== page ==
Right now, Microsoft seems to offer the ‘good enough’ feature set and enterprise features, and ‘good enough’ support, reliability and credibility, leading to some adoption in the enterprise datacenter. (From our biased point of view – the metrics exposed by VMware’s ESXi for monitoring are much better than those exposed by Hyper-V. But perhaps Hyper-V is ‘good enough’ here, too…) There are lots of ways this could play out – VMware has already dropped the vRam pricing; Microsoft being cheaper in license terms may not make it cheaper in total cost of ownership in the enterprise; VMware is starting to push VMware Go, which could turn into a significant disruptor itself.
So can the $250 billion Microsoft really prove to be more nimble than the $37 billion VMware? History would suggest Microsoft will deliver a solid product (eventually). Hypervisors themselves are becoming commodities. So the high dollar value will shift upward to management. VMware may chase the upward value (like the integrated steel mills did, that were largely disrupted out of existence); they may go after the commodity space (reducing their profit margins, but possibly protecting their revenue). Or they may push VMware Go, Cloud Foundry, and other cloud offerings, disrupting things entirely in another direction.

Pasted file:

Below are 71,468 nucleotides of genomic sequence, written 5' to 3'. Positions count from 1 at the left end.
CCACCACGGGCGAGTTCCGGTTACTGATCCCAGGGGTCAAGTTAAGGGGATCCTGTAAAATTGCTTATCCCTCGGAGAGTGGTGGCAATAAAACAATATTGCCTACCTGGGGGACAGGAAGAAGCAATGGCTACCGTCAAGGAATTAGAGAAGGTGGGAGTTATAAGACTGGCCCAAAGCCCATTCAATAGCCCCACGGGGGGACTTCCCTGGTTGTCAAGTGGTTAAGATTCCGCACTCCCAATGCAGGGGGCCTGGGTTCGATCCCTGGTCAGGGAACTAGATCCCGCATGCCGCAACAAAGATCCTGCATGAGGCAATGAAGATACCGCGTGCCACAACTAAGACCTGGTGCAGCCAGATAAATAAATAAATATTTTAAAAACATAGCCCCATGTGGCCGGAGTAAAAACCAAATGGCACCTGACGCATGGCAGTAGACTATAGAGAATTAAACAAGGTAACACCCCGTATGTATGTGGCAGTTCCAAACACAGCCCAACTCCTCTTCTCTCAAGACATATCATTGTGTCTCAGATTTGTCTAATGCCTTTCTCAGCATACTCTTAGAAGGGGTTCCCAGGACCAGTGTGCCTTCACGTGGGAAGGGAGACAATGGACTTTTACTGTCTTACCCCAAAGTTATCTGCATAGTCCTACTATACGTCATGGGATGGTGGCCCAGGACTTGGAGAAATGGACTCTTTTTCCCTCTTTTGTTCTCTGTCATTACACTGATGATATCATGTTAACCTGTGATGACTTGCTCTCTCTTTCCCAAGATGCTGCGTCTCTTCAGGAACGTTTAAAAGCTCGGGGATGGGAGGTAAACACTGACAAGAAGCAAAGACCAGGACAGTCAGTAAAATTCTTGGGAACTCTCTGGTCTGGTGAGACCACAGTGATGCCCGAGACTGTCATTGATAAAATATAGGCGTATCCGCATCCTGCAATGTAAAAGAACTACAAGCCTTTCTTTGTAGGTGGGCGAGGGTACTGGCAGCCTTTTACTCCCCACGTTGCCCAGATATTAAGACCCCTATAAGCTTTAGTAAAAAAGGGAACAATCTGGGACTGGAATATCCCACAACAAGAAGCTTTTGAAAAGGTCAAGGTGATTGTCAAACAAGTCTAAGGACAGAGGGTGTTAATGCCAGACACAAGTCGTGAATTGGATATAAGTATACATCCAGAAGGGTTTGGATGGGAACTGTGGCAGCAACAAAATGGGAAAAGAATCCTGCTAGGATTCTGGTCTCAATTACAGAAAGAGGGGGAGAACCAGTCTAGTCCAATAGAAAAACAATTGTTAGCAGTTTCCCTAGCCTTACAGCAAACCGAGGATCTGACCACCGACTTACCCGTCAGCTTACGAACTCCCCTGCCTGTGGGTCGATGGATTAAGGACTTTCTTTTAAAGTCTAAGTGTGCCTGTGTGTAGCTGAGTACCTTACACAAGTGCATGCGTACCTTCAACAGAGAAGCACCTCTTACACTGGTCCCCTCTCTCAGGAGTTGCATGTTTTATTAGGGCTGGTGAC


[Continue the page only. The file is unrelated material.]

Of course, there are many other possibilities that could play the role of disruptor in the enterprise hypervisor space: Citrix (Xenserver) and KVM spring to mind, but these (currently) tend to play better in the large data center cloud space, rather than the enterprise.
Still, VMware is very much in a position of strength and is well suited to lead the next round of innovation which I see as the release of a product which allows for the movement of VM’s seamlessly from my own infrastructure to a cloud provider’s and back, while maintaining control, security and performance (and monitoring) that IT is accustomed to. Let’s see if I am right. Fun times ahead!
- This article was contributed by Steve Francis, founder and Chief Product Officer at LogicMonitor